One of the big problems for the way most of us drive in the Kannapolis area is that our batteries are often partially discharged. The biggest job the battery does is to start the vehicle. It takes some time for the alternator to recharge the battery after starting. If you're driving short distances, especially if there are several starts and stops, your battery may not fully recharge.
Another issue is that vehicles are coming equipped with more and more electricity-hungry accessories like navigation systems, DVD players, CD and MP3 players, heated seats, heated steering wheels and so on. And we often plug in cell phones, computers and other gadgets. Combine that with short trips and it's no wonder that our batteries are partially discharged.
Experts say we can extend our battery life by topping off the charge periodically using a good quality battery charger. You may have heard these chargers referred to as 'trickle chargers.' They're attached to the battery and plugged into a wall outlet to slowly bring the battery up to full charge.
Now, there's some science involved with how fast a battery should be recharged. If you buy a cheap manual charger, you'll have to tend it. Frankly there is a learning curve on how to do it right and it requires much attention. A computer controlled charger – or smart charger – monitors the process and determines the appropriate rate of charge. And it even stops charging when it's fully charged. It costs more than the manual charger, but the automatic model is worth it.
The suggestion is to charge once a month in warm weather and once every three months in cold weather.
Another thing to avoid is deeply discharging your battery, something like running the headlights and stereo with the engine turned off. That'll take months off the battery life every time you do it.
Now, as we discussed, heat is hard on a battery. A dirty, greasy battery holds more heat. You can wipe off excess dirt with a paper towel or ask your service advisor at Brothers Tire to clean it for you. We can even test your battery and tell you if it's time to replace it.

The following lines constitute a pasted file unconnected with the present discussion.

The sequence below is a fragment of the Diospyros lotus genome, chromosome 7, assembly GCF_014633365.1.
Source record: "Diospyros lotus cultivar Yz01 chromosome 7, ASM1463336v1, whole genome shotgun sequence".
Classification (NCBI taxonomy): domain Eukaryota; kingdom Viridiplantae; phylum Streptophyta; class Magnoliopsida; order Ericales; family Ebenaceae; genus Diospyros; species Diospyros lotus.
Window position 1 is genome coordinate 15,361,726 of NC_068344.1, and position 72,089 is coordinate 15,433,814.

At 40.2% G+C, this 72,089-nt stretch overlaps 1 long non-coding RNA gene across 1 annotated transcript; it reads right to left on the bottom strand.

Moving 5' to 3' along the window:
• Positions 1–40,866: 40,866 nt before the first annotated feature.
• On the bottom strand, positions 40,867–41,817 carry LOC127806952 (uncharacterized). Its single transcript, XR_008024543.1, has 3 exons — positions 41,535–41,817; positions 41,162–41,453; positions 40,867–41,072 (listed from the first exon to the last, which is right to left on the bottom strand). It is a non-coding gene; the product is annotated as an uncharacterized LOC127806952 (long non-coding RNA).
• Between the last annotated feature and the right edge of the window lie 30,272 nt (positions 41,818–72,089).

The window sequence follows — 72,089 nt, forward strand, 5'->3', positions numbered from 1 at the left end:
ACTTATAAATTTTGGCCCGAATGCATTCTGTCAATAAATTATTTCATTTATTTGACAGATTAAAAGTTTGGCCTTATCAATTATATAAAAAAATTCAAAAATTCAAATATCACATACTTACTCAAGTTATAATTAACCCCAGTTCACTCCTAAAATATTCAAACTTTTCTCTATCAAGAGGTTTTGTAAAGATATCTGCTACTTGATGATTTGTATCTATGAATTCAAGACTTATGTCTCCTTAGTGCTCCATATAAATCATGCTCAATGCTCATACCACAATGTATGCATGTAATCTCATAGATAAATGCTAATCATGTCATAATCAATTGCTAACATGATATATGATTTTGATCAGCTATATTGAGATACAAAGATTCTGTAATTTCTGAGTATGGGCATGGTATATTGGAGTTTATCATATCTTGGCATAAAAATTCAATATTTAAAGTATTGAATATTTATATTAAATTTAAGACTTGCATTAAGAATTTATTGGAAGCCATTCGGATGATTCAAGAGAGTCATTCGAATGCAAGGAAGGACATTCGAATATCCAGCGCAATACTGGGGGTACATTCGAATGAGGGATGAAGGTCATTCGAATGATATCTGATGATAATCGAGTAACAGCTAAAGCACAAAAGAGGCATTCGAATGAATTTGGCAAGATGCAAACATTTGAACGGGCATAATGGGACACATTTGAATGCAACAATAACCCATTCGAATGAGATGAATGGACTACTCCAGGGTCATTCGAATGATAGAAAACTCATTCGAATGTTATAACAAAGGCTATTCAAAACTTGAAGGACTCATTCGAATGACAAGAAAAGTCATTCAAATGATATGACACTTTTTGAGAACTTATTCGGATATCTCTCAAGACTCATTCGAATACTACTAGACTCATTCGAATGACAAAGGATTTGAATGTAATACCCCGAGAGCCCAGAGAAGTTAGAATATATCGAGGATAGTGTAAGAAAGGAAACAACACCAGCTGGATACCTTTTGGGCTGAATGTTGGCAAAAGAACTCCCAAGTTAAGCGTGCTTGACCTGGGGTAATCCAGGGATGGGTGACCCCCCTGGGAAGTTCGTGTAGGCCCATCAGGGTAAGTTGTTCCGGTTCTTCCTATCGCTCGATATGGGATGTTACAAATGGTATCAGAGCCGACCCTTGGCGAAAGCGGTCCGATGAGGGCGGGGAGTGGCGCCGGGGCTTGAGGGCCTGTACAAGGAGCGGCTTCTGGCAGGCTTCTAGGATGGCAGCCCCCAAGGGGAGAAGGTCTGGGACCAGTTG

Batteries are fairly expensive, so taking a few steps to make them last longer is well worth it. Of course, the battery will eventually need to be replaced. Always make sure you get a new battery that meets the factory specifications for your vehicle. If you feel you need more battery capacity than what came with your vehicle, talk with your service advisor at Brothers Tire about appropriate upgrades.
If you have a dead battery, be careful to inspect it before you jump start it. If the case is bulging, cracked or leaking, do not jump start it. Damaged batteries can explode or catch fire. And deeply discharged batteries can freeze. Do not jump start a frozen battery.
To Fix or Not To Fix: That Is the Question.
Posted December 09, 2018 06:31 AM
No matter what vehicle you drive, when certain things break, you have to make a decision. Should I get it fixed now, later or never? Air conditioning is one of those things. You can certainly live without air conditioning, but it sure is nice to have on a sweltering day.
Let's say your air conditioning breaks in the fall and you live in a climate where it gets quite cold in the winter. Should you get it fixed now, wait until spring since it won't get warm until then or maybe not get it fixed at all?